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Mutual Funds

Five Questions for Ken Fisher

This Golden State money manager thinks stock buybacks and an M&A boomlet are fueling a bull market.

As head of Woodside, Cal.-based Fisher Investments, Ken Fisher manages more than $25 billion in investment assets for institutions and private investors. His investing insights are widely published in popular magazines as well as in academic journals. Recently, Kiplinger's Personal Finance contributing editor David Landis had a cup of coffee with Fisher in New York. Here are excerpts from their conversation:

Kiplinger's: Judging from your recent writings, you seem to be fairly bullish. Why?

Fisher: A medium-sized corporation today in America can borrow money at 6% or less. After tax, it's more like 4%. The average company has a price-to-earnings ratio of 15, and that's an earnings yield [earnings divided by share price] of 6.7%. So if a company can borrow money at 4% after tax and buy back stock with 6.7% earnings yield, it picks up 2.7% as free money, and that makes its earnings per share go up immediately.

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Today, more than two-thirds of the companies on the U.S. stock market are able to buy back their own shares and make their own earnings per share rise in the process by doing just that. Or a company can borrow money and take over its competitor. Say it borrows at 4%, and buys a competitor with an earnings yield of 8% and picks up the 4% spread as free money. Its earnings per share immediately go up.

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These two features are behind the stock buyback boom and the takeover boom. When a company buys back its own stock for cash, it is destroying the supply of stock, and it has fewer shares outstanding afterward. When a company buys a competitor for cash, it gets the acquired company's earnings and destroys all the acquired company's shares. My bullishness is predicated on the point that we're destroying equity securities at a very rapid rate, faster than at any time I can measure in history, and that has to be a bullish feature.

Why aren't large-company stocks benefiting from this? A lot of people say that because the past six years have been years in which small-cap stocks led big-cap stocks that it's now time for big-cap stocks to do best. I don't believe that's right. The very biggest-cap stocks are too big to be taken over. If you believe, like I do, that takeovers are a really big thing right now, the stocks that are too big to be taken over aren't going to participate in any of that. To my mind, this is a time where smaller and midsize stocks are better than the very biggest stocks. When we think of the Intels and Mercks and Wal-Marts, they're really pretty darn big and not going to be taken over.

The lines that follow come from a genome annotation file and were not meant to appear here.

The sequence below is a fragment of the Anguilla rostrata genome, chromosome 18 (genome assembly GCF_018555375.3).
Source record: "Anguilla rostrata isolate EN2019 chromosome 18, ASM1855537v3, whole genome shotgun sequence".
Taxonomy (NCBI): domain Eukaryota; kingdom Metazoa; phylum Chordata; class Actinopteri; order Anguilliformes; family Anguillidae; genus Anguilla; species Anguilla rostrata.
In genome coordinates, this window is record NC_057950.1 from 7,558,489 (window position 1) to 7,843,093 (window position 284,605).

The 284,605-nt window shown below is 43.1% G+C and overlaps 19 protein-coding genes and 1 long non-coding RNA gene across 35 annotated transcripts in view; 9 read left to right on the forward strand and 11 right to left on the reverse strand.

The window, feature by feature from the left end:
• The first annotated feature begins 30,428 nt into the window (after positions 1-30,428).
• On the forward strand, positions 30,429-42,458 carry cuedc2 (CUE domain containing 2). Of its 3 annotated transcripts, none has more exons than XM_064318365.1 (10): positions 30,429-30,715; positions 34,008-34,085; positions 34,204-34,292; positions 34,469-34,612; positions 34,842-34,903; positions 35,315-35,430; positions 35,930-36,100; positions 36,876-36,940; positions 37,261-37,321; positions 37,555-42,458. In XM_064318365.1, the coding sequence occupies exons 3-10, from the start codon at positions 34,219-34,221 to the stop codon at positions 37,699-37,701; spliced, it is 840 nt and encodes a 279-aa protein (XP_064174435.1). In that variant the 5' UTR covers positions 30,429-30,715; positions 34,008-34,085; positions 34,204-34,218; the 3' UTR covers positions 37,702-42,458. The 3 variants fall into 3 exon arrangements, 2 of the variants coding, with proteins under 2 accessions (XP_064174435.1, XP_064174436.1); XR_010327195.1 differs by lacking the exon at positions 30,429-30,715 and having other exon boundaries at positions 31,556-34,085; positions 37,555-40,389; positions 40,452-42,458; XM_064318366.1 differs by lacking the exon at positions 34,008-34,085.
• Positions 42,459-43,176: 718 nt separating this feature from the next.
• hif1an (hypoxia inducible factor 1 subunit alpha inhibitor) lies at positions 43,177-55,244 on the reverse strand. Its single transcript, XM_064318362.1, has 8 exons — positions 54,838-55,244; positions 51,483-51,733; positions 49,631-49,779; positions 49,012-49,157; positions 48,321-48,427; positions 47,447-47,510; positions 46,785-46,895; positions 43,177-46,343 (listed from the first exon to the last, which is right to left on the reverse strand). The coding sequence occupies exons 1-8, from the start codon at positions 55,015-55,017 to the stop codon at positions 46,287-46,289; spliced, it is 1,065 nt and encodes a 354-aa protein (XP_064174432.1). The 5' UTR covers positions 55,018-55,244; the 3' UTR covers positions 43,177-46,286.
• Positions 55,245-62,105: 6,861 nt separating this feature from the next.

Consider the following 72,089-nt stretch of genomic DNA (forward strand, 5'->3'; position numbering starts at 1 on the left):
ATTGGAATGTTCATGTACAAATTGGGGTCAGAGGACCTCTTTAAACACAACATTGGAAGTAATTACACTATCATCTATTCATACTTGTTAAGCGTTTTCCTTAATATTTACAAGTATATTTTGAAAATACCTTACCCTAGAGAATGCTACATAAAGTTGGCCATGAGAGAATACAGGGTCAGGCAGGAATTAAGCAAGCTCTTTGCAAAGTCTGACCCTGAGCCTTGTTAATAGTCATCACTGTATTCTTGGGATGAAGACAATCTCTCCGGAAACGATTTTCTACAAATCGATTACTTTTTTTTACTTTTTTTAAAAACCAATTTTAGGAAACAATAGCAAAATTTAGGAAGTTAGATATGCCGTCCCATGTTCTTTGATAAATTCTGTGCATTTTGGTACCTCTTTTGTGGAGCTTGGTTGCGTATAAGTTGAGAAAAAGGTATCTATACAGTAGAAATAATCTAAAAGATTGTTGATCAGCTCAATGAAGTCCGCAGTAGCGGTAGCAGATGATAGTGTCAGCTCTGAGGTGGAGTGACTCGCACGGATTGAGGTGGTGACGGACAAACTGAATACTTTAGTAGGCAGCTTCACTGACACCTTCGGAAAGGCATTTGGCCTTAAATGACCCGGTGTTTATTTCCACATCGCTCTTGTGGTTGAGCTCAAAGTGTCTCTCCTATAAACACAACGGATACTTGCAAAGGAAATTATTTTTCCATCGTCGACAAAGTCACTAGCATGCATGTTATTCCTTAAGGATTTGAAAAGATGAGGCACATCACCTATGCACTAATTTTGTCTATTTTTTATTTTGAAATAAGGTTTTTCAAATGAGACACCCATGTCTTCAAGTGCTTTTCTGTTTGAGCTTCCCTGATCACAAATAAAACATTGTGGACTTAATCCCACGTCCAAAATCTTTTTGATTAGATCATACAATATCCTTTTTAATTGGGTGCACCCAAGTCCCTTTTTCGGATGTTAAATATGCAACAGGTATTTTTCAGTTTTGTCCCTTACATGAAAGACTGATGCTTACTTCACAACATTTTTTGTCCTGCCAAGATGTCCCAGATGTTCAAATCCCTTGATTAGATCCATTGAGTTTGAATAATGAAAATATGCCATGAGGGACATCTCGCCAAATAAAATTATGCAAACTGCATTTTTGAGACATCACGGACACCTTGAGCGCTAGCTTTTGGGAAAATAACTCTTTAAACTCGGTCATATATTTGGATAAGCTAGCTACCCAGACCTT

How can investors take advantage? One of the points I'm big on right now is whatever someone wants to do, they ought to want to do it in a way where the stocks would also be takeover targets. Almost regardless of what you think is a good type of stock, like technology versus energy versus consumer products, this is a time where you're seeing a lot of takeovers. You might as well buy companies where you would be content if they weren't taken over, but they might be taken over. It's a way to get paid twice.

Some examples, please? I am of the view that oil prices should remain firm and energy stocks will do okay. But if energy stocks do okay, you don't really get the biggest oomph in the vertically integrated oil companies. The biggest oomph is in drillers and services companies. So when I look at that, I look at companies like Petroleum Geo Services (symbol PGS) from Norway, which is the leading-market-share vendor of undersea seismic mapping for oilfields. As long as the price of oil stays relatively firm, they've got all the work they can do and more. Profits remain excessively strong. It's something where the acquirer can buy it and make its own earnings per share rise by acquisition.

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Petroleum Geo Services is an example of a market share play. When you look at retailing, a good example is Tiffany (TIF), a leading retailer of jewelry. It is a growth area, but a low-growth area, but the name Tiffany itself is valuable. How many other retailers have their image associated with multiple movies over your lifetime? And yet it's about a $5.5-billion market cap item and therefore lots of other retailers can acquire it and fit it into their line of chains.

How about another example? Inco (N) is currently the number-two nickel maker in world and is in the process of trying to acquire Falconbridge, which would make the combined company tied for number one. If they can pull that off, or even if they don't pull it off, either way they're a perfectly logical product-line acquisition for one of the bigger diversified mining companies.

The only defense that any of these companies have against a takeover, in my view, is to borrow money and buy back stock to drive up their share price to where it is uneconomic for the acquirer. But either way the shareholder wins, because when you borrow money to buy back your own stock, you make your earnings per share go up.